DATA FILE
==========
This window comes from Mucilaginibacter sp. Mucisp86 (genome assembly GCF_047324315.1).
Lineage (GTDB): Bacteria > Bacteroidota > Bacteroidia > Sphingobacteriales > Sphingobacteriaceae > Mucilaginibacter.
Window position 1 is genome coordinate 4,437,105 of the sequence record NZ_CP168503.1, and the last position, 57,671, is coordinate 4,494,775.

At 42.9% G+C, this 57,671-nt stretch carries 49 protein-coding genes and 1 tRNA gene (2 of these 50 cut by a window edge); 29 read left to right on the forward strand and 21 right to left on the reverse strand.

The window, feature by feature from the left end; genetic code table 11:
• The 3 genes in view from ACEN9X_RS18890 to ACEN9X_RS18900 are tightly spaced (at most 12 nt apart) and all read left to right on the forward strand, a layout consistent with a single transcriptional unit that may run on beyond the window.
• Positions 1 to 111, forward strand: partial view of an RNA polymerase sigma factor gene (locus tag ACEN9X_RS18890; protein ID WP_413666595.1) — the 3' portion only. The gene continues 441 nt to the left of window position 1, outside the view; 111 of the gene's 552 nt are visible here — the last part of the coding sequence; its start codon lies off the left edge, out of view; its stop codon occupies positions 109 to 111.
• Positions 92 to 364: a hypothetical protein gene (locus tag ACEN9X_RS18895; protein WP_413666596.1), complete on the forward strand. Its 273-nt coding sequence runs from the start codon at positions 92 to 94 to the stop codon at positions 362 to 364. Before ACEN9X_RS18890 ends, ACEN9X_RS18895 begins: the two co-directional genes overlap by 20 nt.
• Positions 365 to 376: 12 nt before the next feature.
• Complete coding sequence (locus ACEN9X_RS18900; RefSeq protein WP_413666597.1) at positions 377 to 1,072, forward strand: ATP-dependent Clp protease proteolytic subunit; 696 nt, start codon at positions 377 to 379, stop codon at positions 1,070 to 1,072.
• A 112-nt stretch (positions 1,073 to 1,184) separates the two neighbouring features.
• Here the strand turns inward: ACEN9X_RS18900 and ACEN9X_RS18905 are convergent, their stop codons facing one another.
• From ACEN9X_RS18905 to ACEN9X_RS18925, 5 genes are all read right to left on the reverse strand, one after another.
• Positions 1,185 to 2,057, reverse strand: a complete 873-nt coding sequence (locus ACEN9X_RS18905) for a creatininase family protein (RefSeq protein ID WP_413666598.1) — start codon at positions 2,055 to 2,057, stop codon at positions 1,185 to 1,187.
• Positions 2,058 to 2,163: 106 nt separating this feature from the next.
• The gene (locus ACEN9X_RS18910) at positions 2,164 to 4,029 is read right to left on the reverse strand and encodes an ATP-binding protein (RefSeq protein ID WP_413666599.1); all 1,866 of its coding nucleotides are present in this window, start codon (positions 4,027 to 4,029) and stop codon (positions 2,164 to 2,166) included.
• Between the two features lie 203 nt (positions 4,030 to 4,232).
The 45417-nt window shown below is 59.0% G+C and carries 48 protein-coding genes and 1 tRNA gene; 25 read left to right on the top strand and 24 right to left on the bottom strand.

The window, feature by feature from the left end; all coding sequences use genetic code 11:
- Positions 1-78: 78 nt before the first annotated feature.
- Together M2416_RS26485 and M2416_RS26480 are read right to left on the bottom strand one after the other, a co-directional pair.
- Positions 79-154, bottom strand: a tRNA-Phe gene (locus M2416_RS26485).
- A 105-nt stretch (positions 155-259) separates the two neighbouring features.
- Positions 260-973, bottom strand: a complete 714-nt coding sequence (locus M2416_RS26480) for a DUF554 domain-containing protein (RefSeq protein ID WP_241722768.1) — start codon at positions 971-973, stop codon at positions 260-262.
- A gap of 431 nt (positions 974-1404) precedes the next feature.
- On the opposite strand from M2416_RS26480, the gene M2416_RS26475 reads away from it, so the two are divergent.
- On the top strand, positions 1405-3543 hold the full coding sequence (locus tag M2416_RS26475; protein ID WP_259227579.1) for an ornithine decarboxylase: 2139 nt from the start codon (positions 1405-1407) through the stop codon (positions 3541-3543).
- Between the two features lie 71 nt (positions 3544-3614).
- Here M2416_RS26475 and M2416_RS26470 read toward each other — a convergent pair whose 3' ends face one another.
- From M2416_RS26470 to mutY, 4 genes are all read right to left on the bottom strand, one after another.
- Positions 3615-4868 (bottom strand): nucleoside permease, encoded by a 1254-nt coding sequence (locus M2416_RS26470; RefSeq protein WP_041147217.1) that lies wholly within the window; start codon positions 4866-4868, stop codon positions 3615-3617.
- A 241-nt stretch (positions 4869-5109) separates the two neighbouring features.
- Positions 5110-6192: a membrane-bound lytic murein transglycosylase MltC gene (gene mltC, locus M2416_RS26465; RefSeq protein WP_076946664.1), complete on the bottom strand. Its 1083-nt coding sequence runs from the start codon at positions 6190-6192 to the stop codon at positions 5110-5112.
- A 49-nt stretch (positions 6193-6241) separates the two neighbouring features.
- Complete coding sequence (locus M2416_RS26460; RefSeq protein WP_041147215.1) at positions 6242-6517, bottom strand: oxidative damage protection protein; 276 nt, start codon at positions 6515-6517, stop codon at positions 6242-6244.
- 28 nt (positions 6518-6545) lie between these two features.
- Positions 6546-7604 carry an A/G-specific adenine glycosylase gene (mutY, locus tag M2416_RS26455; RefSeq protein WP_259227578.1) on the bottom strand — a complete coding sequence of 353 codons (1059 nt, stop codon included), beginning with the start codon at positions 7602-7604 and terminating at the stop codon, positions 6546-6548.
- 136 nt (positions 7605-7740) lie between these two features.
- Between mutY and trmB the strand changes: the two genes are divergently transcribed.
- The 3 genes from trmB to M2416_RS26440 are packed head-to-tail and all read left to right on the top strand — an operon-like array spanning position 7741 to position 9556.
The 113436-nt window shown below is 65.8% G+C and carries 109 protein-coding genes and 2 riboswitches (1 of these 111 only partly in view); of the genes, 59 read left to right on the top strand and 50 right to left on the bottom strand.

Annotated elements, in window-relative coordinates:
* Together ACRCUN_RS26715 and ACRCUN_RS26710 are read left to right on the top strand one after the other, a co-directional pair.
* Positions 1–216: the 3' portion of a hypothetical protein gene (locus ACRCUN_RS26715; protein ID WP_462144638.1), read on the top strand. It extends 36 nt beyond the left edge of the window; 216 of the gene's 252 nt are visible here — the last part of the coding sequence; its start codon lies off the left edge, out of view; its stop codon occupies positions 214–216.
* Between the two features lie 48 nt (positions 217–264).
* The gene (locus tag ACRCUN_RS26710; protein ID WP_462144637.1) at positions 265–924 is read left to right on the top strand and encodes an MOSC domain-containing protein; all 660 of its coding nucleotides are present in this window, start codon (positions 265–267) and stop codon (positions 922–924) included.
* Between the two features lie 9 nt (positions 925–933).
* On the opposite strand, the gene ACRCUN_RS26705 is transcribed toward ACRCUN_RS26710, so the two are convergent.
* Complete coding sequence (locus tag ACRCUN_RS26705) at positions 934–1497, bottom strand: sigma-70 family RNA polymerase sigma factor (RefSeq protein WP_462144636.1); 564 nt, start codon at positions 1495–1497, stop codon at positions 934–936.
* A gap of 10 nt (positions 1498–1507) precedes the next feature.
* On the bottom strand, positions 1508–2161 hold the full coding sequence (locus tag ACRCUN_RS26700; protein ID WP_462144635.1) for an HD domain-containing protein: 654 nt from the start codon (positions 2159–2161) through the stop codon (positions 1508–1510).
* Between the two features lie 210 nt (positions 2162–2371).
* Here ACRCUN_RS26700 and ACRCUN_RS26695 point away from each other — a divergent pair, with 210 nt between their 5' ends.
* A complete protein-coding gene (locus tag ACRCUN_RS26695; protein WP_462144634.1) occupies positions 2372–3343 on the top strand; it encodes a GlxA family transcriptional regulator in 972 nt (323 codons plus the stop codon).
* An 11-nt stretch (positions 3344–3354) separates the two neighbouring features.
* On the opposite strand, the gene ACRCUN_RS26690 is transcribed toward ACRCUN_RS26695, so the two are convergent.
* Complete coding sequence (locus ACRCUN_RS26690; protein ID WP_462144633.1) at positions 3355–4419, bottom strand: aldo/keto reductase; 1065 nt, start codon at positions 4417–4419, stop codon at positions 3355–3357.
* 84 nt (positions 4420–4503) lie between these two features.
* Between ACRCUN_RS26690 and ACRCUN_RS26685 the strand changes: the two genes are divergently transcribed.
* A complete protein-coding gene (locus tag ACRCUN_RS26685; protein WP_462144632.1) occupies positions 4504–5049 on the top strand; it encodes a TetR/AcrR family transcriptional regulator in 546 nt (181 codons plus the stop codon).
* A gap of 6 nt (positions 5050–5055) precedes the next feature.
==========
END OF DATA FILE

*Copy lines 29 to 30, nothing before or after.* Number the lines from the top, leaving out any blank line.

- Here M2416_RS26475 and M2416_RS26470 read toward each other — a convergent pair whose 3' ends face one another.
- From M2416_RS26470 to mutY, 4 genes are all read right to left on the bottom strand, one after another.